Next, they went after the brothels. In a 1952 memo sent to all base personnel, Captain Walter Vieweg, China Lake’s commander at the time, wrote, “All service personnel are prohibited from patronizing, entering, or frequenting the Owl Café and Hotel, Helen’s Place (also known as ‘Goat Ranch’), Mamie’s Place (also known as ‘Hog Ranch’), and J and J rooms.” All houses of prostitution. Unfortunately, the memo had the opposite of its intended effect since it pro vided directions to each of these secret establishments. It was even posted on their doors, serving as an inadvertent advertisement. The first thing I noticed about this memo when I found it in the National Archives was the name Captain Vieweg, the namesake of my elementary school after Groves. I weirdly thought of second grade, prostitutes, and farm animals all at once. It didn’t sit well in my stomach.
China Lake became a familyfriendly environment by aggressively promoting activities such as church ice cream socials, Disney movie screenings, and the base’s endless “hobby clubs.” There was “Pebble Pups” (I joined), “Rock Hounds” (my sister joined), “Toast masters” (my mom joined), and “The Wildflower Club” (we all joined). There were also clubs for fencing, fourwheel driving, scuba diving, PingPong, square dancing, watercolor painting, junior rifle, and many more. Christine and I chose the rock clubs because they met in the Quonset huts across the street from our duplex on Rowe Street. There, we learned to polish and grind desert rocks and slice geodes, making them perfect for our wall shelves.
My mom was assigned to Code 35203 as a “math aid,” but all I knew was that she worked with the Gerber photoplotter, a machine that etches computerdrawn circuit board designs onto negatives.
But it turned out the best idea for keeping women in town was simply to hire them. The navy began to advertise a class called “Housewife to Draftsman in Only Twelve Weeks” in the local Rocketeer in 1951. Over time, this turned into a quota system for hiring women on the base. So when my mom suddenly said, “I need to get out of the house, Earl. I’m going crazy at home,” we all knew what that meant.
My mom wasn’t happy if she wasn’t working; she had always meant to return to work at some point.
“Hm…” My dad thought aloud for a moment. “Okay, you could give it a try. You might have a shot.”
“But I would hate to leave the kids alone after school,” she said. “Do you really think that’s okay?”
“We’ll be all right,” I quickly replied. “Christine can watch me.”
She raised an eyebrow.
“We can get a babysitter, Mary,” my dad offered instead.
So, just like that, my mom disappeared. She had outstrategized us, getting a job in a section of the base called “Area E,” short for “Experimental Air Center,” where my sister and I were not allowed to go. Her division was Electronics Warfare. She told us only that rattlesnakes liked to sun themselves on the long airstrip there, which had been built for the B29 bomber to carry the atom bomb. Overnight, we were a triangle that had imploded. The weapons were her new babies, not us, and one big family probably stood over and looked down at the weapons, smiling and holding hands.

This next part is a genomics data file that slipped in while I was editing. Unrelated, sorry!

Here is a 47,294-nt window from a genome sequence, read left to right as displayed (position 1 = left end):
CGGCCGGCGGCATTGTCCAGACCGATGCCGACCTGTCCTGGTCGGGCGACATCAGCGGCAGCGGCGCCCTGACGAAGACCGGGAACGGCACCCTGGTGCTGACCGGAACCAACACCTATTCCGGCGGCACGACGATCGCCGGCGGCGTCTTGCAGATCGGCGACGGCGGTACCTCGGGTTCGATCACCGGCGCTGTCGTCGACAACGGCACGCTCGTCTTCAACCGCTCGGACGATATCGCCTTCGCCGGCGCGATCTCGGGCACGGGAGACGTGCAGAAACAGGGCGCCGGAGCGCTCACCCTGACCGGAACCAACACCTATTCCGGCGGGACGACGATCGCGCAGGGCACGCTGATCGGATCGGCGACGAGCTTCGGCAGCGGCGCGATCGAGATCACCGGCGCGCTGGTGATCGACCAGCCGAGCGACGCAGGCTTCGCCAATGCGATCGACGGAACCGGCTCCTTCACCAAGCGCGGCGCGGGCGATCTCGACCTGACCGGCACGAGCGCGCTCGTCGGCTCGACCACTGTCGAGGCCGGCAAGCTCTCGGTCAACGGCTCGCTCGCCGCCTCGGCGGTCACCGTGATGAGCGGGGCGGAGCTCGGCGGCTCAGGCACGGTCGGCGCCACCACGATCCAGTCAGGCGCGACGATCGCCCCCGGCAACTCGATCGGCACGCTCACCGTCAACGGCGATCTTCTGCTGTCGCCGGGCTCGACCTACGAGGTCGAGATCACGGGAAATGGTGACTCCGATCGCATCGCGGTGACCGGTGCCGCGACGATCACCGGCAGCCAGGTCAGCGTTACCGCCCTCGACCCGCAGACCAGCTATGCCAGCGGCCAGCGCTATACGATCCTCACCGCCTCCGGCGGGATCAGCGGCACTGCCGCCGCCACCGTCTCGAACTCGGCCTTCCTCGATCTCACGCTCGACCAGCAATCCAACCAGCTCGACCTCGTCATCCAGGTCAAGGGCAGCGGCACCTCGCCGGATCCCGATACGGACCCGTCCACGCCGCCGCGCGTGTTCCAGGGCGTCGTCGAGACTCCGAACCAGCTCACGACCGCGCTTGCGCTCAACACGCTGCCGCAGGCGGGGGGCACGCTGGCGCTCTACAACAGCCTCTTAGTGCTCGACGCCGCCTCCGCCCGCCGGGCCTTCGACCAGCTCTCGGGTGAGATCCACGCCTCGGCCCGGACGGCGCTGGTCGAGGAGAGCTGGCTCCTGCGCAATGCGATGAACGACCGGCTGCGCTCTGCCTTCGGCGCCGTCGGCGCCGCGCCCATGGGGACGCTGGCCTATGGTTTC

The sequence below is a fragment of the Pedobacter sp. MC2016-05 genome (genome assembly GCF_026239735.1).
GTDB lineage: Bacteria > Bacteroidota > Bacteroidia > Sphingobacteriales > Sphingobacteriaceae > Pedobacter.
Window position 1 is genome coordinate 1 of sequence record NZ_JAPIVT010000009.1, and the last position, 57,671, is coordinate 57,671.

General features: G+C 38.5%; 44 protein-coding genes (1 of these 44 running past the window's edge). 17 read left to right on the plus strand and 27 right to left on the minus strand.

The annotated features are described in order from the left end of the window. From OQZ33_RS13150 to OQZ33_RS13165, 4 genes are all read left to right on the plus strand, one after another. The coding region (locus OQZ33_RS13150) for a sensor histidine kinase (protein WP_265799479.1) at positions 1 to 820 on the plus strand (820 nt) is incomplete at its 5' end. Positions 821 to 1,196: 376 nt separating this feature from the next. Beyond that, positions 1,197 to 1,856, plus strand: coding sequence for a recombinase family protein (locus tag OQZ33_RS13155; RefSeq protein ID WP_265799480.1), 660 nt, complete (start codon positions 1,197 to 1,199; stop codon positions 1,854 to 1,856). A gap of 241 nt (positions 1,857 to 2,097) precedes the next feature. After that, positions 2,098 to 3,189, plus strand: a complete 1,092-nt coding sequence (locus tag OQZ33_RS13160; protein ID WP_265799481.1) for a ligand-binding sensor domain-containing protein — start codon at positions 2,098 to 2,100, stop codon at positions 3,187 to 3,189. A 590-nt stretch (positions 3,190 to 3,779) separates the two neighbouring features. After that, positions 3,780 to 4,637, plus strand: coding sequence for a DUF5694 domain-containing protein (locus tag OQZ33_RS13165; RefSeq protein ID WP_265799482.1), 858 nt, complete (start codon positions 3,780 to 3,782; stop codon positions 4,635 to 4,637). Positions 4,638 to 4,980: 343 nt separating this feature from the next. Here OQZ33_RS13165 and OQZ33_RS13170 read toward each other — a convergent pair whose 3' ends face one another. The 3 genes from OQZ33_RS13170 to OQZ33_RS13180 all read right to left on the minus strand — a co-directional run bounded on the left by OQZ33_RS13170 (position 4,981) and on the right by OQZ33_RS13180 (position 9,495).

I wanted her back waiting at home to see if we lived or died in the desert.
My mom was assigned to Code 35203 as a “math aid,” but all I knew was that she worked with the Gerber photoplotter, a machine that etches computerdrawn circuit board designs onto negatives. I only knew this because, when I called her at work, the secretary would often say, “She’s with the Gerber now.” Not me. The Gerber was in a darkroom where she could not be disturbed.
What I did not know was what she did in there. Only later did I find out that through a side door she would feed the Gerber negative paper. Then its innards would slowly digest it, spitting out drawings etched with a xenon lamp. It took around ten hours. After the negative was done, it was passed to the photo lab for processing, then glued to a sheet of copper and placed in a chemical vat that would eat away everything but the etched design. The final product was installed in the missile’s nose, then taken to the desert for tests. My mom’s boss designed the circuit boards. My mom programmed the Gerber with Xs and Ys.
Together, they built the brains that made the missiles run.
Sometimes her secretary would say, “She can’t come to the phone. She’s in the darkroom, plotting.” At first, I thought she was plotting against our neighbors or the Southern Baptists, but later she told me she was making photo plots, which was all she ever said about work. I would picture my mom with stacks of giant blueprints in front of her or negatives hung on ropes with clothespins. In my imagination, she was always in a dimly lit basement. A scary basement without a phone.
It was only when I got to visit my mom for Open House Day that I realized this was not the case. Open House Day was a yearly event in which families were allowed to visit even the secret parts of the base. It took place on Armed Forces Day, which should have been called “Children’s Day” since it was really for the kids. It started with a Kiwanis Club pancake breakfast in the parking lot, followed by a long drive through two extra gates to get to my mom’s office.